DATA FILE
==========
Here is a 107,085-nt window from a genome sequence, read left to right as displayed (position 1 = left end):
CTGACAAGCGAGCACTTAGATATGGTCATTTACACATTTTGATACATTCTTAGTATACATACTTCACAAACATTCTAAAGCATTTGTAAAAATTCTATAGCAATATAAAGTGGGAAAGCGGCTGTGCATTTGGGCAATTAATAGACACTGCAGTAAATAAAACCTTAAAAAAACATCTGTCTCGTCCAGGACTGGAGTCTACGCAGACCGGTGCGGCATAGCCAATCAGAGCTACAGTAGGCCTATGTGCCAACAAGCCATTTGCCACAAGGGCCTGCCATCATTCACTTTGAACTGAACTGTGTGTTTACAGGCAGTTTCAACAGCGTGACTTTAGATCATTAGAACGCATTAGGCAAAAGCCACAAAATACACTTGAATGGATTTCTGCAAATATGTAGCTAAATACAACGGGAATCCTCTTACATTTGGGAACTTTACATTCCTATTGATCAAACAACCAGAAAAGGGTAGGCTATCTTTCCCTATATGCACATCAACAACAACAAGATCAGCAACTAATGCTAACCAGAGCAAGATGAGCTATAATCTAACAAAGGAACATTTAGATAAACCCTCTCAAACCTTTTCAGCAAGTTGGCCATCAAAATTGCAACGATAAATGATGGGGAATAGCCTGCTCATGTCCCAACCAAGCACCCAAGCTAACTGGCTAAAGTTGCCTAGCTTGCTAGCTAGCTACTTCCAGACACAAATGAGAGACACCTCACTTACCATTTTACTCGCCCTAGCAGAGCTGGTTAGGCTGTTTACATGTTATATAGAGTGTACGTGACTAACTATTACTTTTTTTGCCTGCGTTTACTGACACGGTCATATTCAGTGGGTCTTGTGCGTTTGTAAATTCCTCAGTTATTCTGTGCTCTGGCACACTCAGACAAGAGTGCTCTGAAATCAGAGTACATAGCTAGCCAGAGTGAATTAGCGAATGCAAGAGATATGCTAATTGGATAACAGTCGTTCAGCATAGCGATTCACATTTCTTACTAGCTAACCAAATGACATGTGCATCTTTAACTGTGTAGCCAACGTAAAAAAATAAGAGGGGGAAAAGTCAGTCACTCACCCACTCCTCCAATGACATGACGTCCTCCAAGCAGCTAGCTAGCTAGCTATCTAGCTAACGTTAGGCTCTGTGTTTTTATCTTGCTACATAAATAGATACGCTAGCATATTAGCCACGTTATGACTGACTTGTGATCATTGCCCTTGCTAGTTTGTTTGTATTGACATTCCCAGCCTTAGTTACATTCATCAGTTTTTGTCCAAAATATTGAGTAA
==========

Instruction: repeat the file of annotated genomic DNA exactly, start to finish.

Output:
Here is a 107,085-nt window from a genome sequence, read left to right as displayed (position 1 = left end):
CTGACAAGCGAGCACTTAGATATGGTCATTTACACATTTTGATACATTCTTAGTATACATACTTCACAAACATTCTAAAGCATTTGTAAAAATTCTATAGCAATATAAAGTGGGAAAGCGGCTGTGCATTTGGGCAATTAATAGACACTGCAGTAAATAAAACCTTAAAAAAACATCTGTCTCGTCCAGGACTGGAGTCTACGCAGACCGGTGCGGCATAGCCAATCAGAGCTACAGTAGGCCTATGTGCCAACAAGCCATTTGCCACAAGGGCCTGCCATCATTCACTTTGAACTGAACTGTGTGTTTACAGGCAGTTTCAACAGCGTGACTTTAGATCATTAGAACGCATTAGGCAAAAGCCACAAAATACACTTGAATGGATTTCTGCAAATATGTAGCTAAATACAACGGGAATCCTCTTACATTTGGGAACTTTACATTCCTATTGATCAAACAACCAGAAAAGGGTAGGCTATCTTTCCCTATATGCACATCAACAACAACAAGATCAGCAACTAATGCTAACCAGAGCAAGATGAGCTATAATCTAACAAAGGAACATTTAGATAAACCCTCTCAAACCTTTTCAGCAAGTTGGCCATCAAAATTGCAACGATAAATGATGGGGAATAGCCTGCTCATGTCCCAACCAAGCACCCAAGCTAACTGGCTAAAGTTGCCTAGCTTGCTAGCTAGCTACTTCCAGACACAAATGAGAGACACCTCACTTACCATTTTACTCGCCCTAGCAGAGCTGGTTAGGCTGTTTACATGTTATATAGAGTGTACGTGACTAACTATTACTTTTTTTGCCTGCGTTTACTGACACGGTCATATTCAGTGGGTCTTGTGCGTTTGTAAATTCCTCAGTTATTCTGTGCTCTGGCACACTCAGACAAGAGTGCTCTGAAATCAGAGTACATAGCTAGCCAGAGTGAATTAGCGAATGCAAGAGATATGCTAATTGGATAACAGTCGTTCAGCATAGCGATTCACATTTCTTACTAGCTAACCAAATGACATGTGCATCTTTAACTGTGTAGCCAACGTAAAAAAATAAGAGGGGGAAAAGTCAGTCACTCACCCACTCCTCCAATGACATGACGTCCTCCAAGCAGCTAGCTAGCTAGCTATCTAGCTAACGTTAGGCTCTGTGTTTTTATCTTGCTACATAAATAGATACGCTAGCATATTAGCCACGTTATGACTGACTTGTGATCATTGCCCTTGCTAGTTTGTTTGTATTGACATTCCCAGCCTTAGTTACATTCATCAGTTTTTGTCCAAAATATTGAGTAA